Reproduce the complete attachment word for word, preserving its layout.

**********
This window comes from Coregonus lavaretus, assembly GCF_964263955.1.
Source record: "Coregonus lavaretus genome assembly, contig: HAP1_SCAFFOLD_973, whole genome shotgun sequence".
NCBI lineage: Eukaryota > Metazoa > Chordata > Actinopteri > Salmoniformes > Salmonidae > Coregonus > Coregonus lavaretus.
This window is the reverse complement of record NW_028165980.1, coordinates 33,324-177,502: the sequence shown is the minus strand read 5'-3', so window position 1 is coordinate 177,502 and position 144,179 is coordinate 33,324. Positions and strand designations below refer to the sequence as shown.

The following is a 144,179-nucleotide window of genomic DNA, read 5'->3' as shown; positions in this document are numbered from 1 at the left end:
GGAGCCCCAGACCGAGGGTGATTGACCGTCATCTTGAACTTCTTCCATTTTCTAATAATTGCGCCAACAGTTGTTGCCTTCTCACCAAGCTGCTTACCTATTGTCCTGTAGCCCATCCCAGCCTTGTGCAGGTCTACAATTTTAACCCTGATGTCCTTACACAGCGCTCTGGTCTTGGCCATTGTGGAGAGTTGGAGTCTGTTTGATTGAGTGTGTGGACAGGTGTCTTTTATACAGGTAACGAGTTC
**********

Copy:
This window comes from Coregonus lavaretus, assembly GCF_964263955.1.
Source record: "Coregonus lavaretus genome assembly, contig: HAP1_SCAFFOLD_973, whole genome shotgun sequence".
NCBI lineage: Eukaryota > Metazoa > Chordata > Actinopteri > Salmoniformes > Salmonidae > Coregonus > Coregonus lavaretus.
This window is the reverse complement of record NW_028165980.1, coordinates 33,324-177,502: the sequence shown is the minus strand read 5'-3', so window position 1 is coordinate 177,502 and position 144,179 is coordinate 33,324. Positions and strand designations below refer to the sequence as shown.

The following is a 144,179-nucleotide window of genomic DNA, read 5'->3' as shown; positions in this document are numbered from 1 at the left end:
GGAGCCCCAGACCGAGGGTGATTGACCGTCATCTTGAACTTCTTCCATTTTCTAATAATTGCGCCAACAGTTGTTGCCTTCTCACCAAGCTGCTTACCTATTGTCCTGTAGCCCATCCCAGCCTTGTGCAGGTCTACAATTTTAACCCTGATGTCCTTACACAGCGCTCTGGTCTTGGCCATTGTGGAGAGTTGGAGTCTGTTTGATTGAGTGTGTGGACAGGTGTCTTTTATACAGGTAACGAGTTC